As a business owner, you probably have a lot on your plate. Depending on the nature of your business, you may have a role in everything from marketing efforts and product design to accounting and recordkeeping. You’re also ultimately responsible for any legal proceedings against your enterprise – including the possibility of a personal injury lawsuit.
The hard truth is that a successful personal injury lawsuit can heavily impact the success of your business. You may be held liable for money damages, and your reputation and viability could be at stake going forward. Fortunately, there are steps you can take to ensure your business is prepared for this type of litigation.
Read on to learn about 5 tips to protect your business from a personal injury lawsuit.
Take Measures To Keep Your Premises Safe
Premises liability is a key area of personal injury law, especially in regard to claims against businesses. Under premises liability law, property owners are required to keep their premises in a reasonably safe condition. Failing to do so can lead to financial liability for accidents such as slips and falls, which happen more often than you might expect.
Premises liability law varies depending on the state. However, most place emphasis on the relationship between the visitor and the type of premises in question. Specifically, most states break down visitor status into three categories: invitees, licensees, and trespassers.
If your business involves a public-facing storefront, most people who come upon your premises will be considered invitees. Invitees are generally owed the strongest legal protections under premises liability law, as they normally visit the premises for the benefit of the property owner.
To protect yourself from the possibility of a premises liability lawsuit, it is best to regularly inspect your property for any dangerous conditions. From there, you should aim to fix those conditions promptly and provide warnings in the interim. You should also take steps such as ensuring products cannot easily fall from shelves, that floors remain dry, and more, depending on your type of business.
Ensure You Have Proper Training and Hiring Procedures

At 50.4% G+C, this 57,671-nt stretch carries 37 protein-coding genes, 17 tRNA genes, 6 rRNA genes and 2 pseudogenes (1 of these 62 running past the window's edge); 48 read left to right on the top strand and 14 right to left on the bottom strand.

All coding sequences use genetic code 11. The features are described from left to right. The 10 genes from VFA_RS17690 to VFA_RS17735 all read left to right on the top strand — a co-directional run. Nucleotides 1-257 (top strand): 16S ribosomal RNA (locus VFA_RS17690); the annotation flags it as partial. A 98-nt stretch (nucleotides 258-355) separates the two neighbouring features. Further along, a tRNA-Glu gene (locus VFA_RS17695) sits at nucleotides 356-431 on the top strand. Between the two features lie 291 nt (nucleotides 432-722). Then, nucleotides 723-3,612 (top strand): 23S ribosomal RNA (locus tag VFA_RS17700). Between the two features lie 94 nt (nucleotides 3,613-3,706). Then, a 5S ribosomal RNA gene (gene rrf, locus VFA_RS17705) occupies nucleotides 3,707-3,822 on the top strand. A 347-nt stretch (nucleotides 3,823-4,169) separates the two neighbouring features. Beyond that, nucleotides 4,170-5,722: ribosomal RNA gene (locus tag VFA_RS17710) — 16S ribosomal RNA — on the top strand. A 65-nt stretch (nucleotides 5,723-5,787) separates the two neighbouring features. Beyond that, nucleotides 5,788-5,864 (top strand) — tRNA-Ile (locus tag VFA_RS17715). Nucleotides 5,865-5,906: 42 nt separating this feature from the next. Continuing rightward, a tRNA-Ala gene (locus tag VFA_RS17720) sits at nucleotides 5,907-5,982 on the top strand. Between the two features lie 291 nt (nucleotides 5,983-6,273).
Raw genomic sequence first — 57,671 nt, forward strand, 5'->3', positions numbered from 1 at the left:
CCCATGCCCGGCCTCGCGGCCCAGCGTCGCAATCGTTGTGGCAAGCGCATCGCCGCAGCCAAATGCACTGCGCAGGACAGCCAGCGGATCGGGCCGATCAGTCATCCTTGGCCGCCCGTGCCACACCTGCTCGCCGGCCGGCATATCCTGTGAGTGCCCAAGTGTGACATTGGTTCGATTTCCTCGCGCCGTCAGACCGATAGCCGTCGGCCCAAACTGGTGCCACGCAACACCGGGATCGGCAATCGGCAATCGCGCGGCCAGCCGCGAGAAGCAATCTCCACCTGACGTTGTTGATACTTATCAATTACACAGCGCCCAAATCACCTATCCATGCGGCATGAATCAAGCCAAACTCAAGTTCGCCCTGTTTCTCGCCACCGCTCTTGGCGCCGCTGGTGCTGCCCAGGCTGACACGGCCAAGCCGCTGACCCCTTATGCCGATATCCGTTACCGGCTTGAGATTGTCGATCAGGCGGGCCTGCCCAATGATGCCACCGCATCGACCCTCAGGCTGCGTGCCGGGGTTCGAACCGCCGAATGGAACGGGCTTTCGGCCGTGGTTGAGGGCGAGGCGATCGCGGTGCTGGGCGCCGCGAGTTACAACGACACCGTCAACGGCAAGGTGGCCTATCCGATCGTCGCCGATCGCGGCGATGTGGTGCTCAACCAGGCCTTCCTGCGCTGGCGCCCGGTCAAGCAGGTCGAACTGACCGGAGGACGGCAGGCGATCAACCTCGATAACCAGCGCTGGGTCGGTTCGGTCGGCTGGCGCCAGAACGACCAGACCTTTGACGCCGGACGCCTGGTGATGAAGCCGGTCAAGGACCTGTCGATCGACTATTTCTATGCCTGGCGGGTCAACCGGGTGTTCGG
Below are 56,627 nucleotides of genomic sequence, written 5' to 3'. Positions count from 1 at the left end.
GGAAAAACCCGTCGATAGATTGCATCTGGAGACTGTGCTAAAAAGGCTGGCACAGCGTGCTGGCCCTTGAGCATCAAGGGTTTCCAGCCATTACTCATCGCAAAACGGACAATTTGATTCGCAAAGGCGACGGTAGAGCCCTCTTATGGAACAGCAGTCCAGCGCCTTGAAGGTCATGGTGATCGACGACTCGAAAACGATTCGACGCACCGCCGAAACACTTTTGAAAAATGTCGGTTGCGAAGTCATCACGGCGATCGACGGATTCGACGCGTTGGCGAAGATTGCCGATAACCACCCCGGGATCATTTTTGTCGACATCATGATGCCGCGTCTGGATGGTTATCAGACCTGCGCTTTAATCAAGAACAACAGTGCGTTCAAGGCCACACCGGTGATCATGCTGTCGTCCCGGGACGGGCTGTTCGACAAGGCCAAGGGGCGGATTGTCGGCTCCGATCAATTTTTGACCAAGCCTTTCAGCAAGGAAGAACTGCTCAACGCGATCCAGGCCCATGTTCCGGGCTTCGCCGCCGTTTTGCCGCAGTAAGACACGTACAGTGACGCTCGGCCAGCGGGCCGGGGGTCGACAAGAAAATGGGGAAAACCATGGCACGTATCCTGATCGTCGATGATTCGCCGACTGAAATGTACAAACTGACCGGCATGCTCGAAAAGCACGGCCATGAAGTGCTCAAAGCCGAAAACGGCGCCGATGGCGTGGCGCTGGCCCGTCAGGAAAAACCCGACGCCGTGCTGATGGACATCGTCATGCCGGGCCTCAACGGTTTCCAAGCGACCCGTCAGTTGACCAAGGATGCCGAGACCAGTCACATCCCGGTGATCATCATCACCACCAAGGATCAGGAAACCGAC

Hiring and training are critical components of a successful business. Properly vetting candidates and getting new hires up to speed effectively helps your business grow and ensures profits remain steady.
However, what you might not have considered is that inadequate training and hiring practices can lead to personal injury claims against you. The doctrine of vicarious liability means that you (the employer) could be held liable for the actions of your employees.
For example, if an employee assaults a customer and it is later revealed that the employee had a criminal record, the victim may have a negligent hiring claim against you.
Having proper training and hiring procedures can help protect you against these types of claims. Some of the steps you may take include conducting thorough background checks before making any hires, training your employees on how to handle difficult situations, and keeping comprehensive employee records.
Purchase Business Insurance
The tips mentioned thus far have largely focused on ways you can prevent personal injury lawsuits from arising in the first place. However, that might not always be possible, even in the best of circumstances. This is where having business insurance can make a significant difference.
Many types of business insurance may prove beneficial, such as:
- General liability insurance, which protects you against financial loss due to defending lawsuits, property damage, bodily injury, and more
- Product liability insurance, which offers protection in case of a defective product that causes an injury
- Professional liability insurance, which protects you from acts of negligence or malpractice
You may choose to purchase one or more of these options as your needs align.
Keep Up With Workers’ Compensation Requirements
Workers’ compensation insurance may be considered a type of business insurance, but it’s worth mentioning as a separate piece of advice. The reason is that it’s possible you could face a personal injury claim from one of your employees if you don’t adhere to the law. So far in this article, we’ve focused on claims that customers or others may have against you.
In most states, the majority of employers must carry workers’ comp coverage that offers benefits to injured employees. Failing to carry this insurance when required by law could lead to a substantial personal injury claim against your business. But by purchasing the requisite amount of workers’ compensation insurance, you’ll protect yourself from these types of personal injury lawsuits.
Consult With an Experienced Premises Liability Lawyer
At the end of the day, each business is unique and has its own set of needs when it comes to defending against personal injury lawsuits. What may apply to another business may be completely irrelevant to yours.
By consulting with a personal injury lawyer with expertise in premises liability law ahead of time, you can receive personalized legal advice and recommendations based on the specifics of your business.